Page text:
Connect with us

Mix2052 audio chip

Discussion in 'Audio' started by Liamjames192, Feb 29, 2020.

Scroll to continue with content
  1. Liamjames192


    Feb 29, 2020
    I enjoy building small amps. I am having trouble with the MIX2052 class D amp.
    The amp clips at higher levels. Does anyone know any filters are any other way to eliminate this clipping sound?
  2. bertus

    bertus Moderator

    Nov 8, 2019

    The Mixinno datasheet of the chip is in chinese.
    I do not read chinese.
    I see the chip has a gain of about 20 dB.


    Attached Files:

    Last edited: Feb 29, 2020
  3. Harald Kapp

    Harald Kapp Moderator Moderator

    Nov 17, 2011
    It is not unusual for an amplifier to clip at high levels. What are the "higher levels" you refer to?
    Once the amplifier has clipped, you cannot remove the clipping effect by filtering. Clipping introduces harmonic frequencies which may well be within the audio range of frequencies. Filtering these will distort the frequency response of the amplifier.
    Show us your circuit diagram.
  4. hevans1944

    hevans1944 Hop - AC8NS

    Jun 21, 2012
    This Class D Chinese amplifier apparently creates a differential (bridged?) pulse-width modulated output with a free-running frequency of about 130 kHz. The rate at which this PWM output changes duty cycle is a function of the frequency of the input signal. The amount of duty cycle variation of the PWM output is a function of the amplitude of the input signal. This particular Class D amplifier does not have any filtering of the 130 kHz PWM output signal, which is required for Class D audio operation. It looks to me like the manufacturer is depending on the inductance and mass of a directly-connected moving-coil speaker to perform the low-pass filtering that will remove the 130 kHz PWM signal, leaving a suitably integrated time-averaged audio signal. Most everyone else uses actual coils and capacitors to perform this filtering.

    So, with all this in mind, just HOW exactly do you determine WHEN clipping occurs, WHAT level of input signal is required for clipping, and WHERE do you measure the clipping? Your Golden Ears may give you a clue that something ain't quite right when music sounds okay at low levels and awful when you crank the volume up, but they are subjective, not quantitative, test equipment. It is possible to design a highly efficient (90% or more) Class D amplifier that is also a hi-fidelity amplifier, but I doubt this Asian knock-off falls into the category of hi-fi. The "clipping" you hear is probably normal for this amplifier. Reduce the input signal amplitude until the signal sounds more or less acceptable to your Golden Ears, or consider purchasing a better Class D amplifier. No suggestions from me on that.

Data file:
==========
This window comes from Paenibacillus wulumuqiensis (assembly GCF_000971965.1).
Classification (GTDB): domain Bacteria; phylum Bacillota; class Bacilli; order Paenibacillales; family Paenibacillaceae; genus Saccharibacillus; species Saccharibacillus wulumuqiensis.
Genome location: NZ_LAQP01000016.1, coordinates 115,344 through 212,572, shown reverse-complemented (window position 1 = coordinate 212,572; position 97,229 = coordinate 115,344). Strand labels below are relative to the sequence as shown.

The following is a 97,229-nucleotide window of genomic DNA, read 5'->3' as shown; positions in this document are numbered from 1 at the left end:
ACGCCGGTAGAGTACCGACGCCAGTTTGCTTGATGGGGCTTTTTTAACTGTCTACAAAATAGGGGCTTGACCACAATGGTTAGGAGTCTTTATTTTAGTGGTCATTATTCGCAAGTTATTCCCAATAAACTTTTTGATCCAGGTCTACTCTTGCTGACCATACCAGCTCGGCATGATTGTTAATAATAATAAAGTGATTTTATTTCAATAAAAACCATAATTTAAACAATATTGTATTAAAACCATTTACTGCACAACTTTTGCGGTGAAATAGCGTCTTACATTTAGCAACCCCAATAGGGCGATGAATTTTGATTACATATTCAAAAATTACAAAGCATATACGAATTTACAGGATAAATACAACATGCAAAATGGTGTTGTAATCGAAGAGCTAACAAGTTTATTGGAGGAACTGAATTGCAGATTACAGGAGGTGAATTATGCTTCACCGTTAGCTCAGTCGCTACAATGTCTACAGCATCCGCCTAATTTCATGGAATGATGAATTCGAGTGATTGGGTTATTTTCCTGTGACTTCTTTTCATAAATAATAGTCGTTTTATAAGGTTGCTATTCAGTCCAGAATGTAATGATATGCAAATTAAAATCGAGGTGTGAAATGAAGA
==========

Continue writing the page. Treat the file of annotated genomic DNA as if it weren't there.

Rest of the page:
The last Class D amplifier I purchased and received (for use in driving a large vacuum e-beam furnace hearth) was sent back to the manufacturer because it was obviously a prototype, but more importantly because it didn't work. The replacement that was sent was less obviously a prototype, but it didn't work either. Bear in mind that this particular Class D amplifier was allegedly designed to work with our e-beam hearth so we would have PID control of the power input and, hence, deposition rate of refractory substances sublimated from the hearth. I guess it was just as hard to design and build a good Class D amplifier in the previous century as it appears to be to do today... although the automobile manufacturers seem to have it nailed.
    Last edited: Mar 1, 2020
  5. Audioguru


    Sep 24, 2016
    This is the third website this thread is on.
    In the first website the battery was 3.7V, in the second website there was a 5.1V power supply used. The datasheet for the amplifier shows very low distortion (0.04% or less) below clipping but it is rated at 6W (Whats, not Watts) with a 5.5V supply into a 2 ohms load with 10% of horrible clipping distortion. With the 3.7V battery and the 4 ohm speaker in the first thread the power is 0.8W with low distortion.
    He probably wants 10W or more.
  6. aurelZ


    Jun 10, 2019
    I really don't know why people expect good amps from such a small chip
    I doubt that can produce more than a 1Watt( What?) with 10% of thd
    better build classA amplifier with one MOSFET....
Ask a Question
Want to reply to this thread or ask your own question?
You'll need to choose a username for the site, which only take a couple of moments (here). After that, you can post your question and our members will help you out.
Similar Threads
There are no similar threads yet.
Electronics Point Logo
Continue to site
Quote of the day